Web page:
Favorite Recipe of President George Albert Smith

The following recipe for oyster stew was a favorite of President George Albert Smith, whose picture appears on this month’s inside back cover. The recipe was contributed by President Smith’s daughter, Sister Edith Smith Elliott.

1 quart oysters

2 cups liquid from oysters

2 cups rich milk

4 tablespoons butter

Salt and pepper to taste

1/2 cup diced celery, partially cooked

Strain oyster liquid, thoroughly wash oysters and add to liquid. Place over heat and cook for five minutes. Add milk and heat thoroughly but do not allow to boil. Add butter, salt, pepper, and celery. Thicken with a little flour and water, if desired.

Quilt Art: More Than Bedspreads

During the past few years there has been increased interest in the art of quiltmaking. Unfortunately, most people, including Latter-day Saints, have been slow to fully recognize and appreciate the skill, industry, and beauty that quilt-art expresses.

Quiltmaking is an ancient art, said to have originated in China. Patchwork quilts, however, are an American innovation. Patchwork quilts can be some of the most creative, colorful, and striking examples of decorative art in this country.

Quiltmaking is a vital part of our Mormon pioneer heritage and many of us have a quilt or quilts made by skilled ancestors. Others of us have been taught and have mastered quilt-art ourselves. But whether we have heirloom quilts, or whether we make them ourselves, we could use them more effectively to enhance the decor of our homes.

Whether your quilt be intricate (I have one with nearly 10,000 one-inch pieces!) or elegant (velvet pieces with elaborate embroidery) or of primitive simplicity (blocks of cotton scraps), they adapt beautifully to contemporary as well as historical settings.

The obvious use for a quilt is as a bedcover or spread. A small quilt (older or antique quilts are usually small for today’s beds) can adorn the top of a larger bed if a dust ruffle is used around the sides. If your precious heirloom won’t cover a bed, display it folded at the foot of the bed as a throw.

Quilts make marvelous table covers. Patterns like the Lone Star look charming on a round table. Geometric designs like the Log Cabin, Sunshine and Shadow, or Barn Raising adapt nicely to square or rectangular tables. We keep a floor-length muslin underskirt on our round table in order to have a neutral background for the various quilts we like to enjoy.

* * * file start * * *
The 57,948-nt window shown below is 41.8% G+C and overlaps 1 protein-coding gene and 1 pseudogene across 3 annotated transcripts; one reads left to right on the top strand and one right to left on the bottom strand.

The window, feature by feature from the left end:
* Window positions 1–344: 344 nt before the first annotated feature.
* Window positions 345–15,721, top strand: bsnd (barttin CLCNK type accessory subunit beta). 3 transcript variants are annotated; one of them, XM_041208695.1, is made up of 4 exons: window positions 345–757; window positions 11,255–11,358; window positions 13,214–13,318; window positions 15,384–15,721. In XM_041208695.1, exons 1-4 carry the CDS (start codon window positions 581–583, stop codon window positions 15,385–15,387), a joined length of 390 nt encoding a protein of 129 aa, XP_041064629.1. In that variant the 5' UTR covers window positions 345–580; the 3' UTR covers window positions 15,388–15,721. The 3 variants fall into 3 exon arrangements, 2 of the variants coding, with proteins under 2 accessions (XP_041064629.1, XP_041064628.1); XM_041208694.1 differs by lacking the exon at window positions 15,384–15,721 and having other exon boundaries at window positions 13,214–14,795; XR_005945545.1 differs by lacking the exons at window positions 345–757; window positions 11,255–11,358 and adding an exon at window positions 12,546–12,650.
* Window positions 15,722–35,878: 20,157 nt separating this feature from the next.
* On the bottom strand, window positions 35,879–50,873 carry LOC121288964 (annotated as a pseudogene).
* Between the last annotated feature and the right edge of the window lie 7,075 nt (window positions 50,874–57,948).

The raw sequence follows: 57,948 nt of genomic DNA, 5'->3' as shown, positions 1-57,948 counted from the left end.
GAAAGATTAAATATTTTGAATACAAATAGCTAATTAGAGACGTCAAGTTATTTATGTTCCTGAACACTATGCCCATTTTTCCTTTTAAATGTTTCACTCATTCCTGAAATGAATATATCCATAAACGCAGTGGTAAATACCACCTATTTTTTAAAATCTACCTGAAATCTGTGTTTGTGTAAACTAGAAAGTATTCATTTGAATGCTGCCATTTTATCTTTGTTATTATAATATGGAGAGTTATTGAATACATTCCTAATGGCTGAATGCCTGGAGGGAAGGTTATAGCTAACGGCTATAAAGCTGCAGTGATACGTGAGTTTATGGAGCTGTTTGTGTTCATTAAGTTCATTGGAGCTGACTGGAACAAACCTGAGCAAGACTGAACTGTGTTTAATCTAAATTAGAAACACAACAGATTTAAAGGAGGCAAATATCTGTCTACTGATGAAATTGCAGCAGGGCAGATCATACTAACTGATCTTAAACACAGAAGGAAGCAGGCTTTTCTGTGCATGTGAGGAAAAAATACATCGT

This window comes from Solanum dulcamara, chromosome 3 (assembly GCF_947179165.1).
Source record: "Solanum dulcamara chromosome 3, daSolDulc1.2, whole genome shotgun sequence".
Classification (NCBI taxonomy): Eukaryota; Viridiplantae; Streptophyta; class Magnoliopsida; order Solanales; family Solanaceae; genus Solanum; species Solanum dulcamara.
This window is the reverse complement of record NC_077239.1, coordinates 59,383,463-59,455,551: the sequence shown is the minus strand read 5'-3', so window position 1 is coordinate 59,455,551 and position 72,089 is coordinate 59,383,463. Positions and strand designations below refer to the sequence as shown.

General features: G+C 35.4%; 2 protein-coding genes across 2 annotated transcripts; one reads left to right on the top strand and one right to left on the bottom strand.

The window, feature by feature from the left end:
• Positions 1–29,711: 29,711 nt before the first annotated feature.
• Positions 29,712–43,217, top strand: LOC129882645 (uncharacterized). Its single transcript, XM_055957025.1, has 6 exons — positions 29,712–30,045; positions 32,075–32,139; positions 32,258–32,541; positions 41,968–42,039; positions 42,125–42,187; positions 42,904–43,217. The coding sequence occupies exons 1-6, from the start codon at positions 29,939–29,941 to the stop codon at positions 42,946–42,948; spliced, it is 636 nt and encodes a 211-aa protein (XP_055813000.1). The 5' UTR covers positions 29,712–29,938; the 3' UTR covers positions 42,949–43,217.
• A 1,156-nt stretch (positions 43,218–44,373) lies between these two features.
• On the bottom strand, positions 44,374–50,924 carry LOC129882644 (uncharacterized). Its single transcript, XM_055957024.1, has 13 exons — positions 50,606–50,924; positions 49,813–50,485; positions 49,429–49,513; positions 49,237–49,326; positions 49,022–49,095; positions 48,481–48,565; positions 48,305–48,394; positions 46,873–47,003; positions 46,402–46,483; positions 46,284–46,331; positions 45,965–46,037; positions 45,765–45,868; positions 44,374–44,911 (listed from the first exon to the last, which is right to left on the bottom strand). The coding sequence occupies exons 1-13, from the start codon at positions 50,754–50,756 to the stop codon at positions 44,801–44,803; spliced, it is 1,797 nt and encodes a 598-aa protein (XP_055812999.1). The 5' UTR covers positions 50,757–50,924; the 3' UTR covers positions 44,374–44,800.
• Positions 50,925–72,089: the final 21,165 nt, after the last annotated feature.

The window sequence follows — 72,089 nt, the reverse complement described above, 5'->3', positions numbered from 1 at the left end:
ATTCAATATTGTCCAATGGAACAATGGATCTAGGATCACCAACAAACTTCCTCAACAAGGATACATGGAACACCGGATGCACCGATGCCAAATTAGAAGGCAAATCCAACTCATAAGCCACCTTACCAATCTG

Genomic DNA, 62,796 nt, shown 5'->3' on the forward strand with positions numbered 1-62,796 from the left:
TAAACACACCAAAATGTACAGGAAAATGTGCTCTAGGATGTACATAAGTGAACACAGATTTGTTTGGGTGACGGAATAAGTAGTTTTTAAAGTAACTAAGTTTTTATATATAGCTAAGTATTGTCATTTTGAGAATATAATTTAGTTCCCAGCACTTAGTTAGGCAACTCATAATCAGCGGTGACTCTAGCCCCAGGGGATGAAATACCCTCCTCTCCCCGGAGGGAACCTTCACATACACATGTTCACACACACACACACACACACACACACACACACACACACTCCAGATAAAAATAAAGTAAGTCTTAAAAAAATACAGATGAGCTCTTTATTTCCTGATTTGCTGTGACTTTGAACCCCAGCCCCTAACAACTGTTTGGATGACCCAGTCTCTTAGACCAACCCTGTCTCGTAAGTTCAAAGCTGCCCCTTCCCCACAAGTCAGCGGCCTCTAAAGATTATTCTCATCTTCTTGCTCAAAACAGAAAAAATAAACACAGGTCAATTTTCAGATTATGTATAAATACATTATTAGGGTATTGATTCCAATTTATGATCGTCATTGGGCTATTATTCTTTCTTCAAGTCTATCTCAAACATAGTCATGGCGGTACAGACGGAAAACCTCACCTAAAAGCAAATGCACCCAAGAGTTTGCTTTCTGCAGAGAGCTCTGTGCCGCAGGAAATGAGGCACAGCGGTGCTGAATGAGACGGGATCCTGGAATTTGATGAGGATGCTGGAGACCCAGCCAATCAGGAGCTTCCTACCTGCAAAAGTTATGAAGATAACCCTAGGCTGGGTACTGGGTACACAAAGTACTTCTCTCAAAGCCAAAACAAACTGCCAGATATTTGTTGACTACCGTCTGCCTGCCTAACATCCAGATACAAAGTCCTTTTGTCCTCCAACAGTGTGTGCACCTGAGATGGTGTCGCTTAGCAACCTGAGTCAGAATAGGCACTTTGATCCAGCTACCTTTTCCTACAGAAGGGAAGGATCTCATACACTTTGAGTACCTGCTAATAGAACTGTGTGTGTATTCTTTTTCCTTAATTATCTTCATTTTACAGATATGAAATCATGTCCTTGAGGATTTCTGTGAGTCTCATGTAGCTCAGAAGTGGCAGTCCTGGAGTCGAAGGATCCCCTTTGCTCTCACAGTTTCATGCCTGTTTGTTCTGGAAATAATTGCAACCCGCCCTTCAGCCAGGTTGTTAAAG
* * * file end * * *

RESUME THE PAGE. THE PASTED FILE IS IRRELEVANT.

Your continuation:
For special parties we have delighted guests by sitting down to dinner around a Triple Irish Chain quilt with an array of thumbnail-size pieces. Quilted patchwork placemats can be ‘salvage-art’ from an older quilt only partially worn.

A quilt can be a brilliant, graphic wall-hanging. Quilts like the Mariner’s Compass or the Broken Star can be visual masterpieces and are best used full-out in an art gallery setting. The best parts of a worn but treasured antique quilt could be framed or stretched and tacked on a wood frame like a canvas for a wall piece. A free-hanging quilt could be an unusual room divider or a quilt might be used to upholster a piece of furniture.

Why not an array of patchwork pillows or shams made from scratch or from good-condition sections of an old quilt? Older quilts usually have more intricate needlework, and even after years of wear and washings they have a subtle appealing quality.

‘Patch-up’ your bathroom with a patchwork quilt shower curtain. With a separate plastic liner it will function wonderfully and add lively decor.

Recently in the smartest boutiques we have seen handsome vests, jackets, skirts, jumpers, etc., fashioned from old patchwork quilts. Surprisingly, those made from the most faded, used, and laundered coverlets make the most charming clothing items.

Old or new, most quilts have a timeless quality. I think the ones we enjoy most are those garnered from our own family’s clothing. We had quilts in our home when I was growing up that almost told the story of our lives.

Regardless of motif, quilts are meant to be used and enjoyed. Their potential for bringing decoration and delight into our homes is endless. Janet Beck Clark, Provo, Utah

Vegetable Bouquet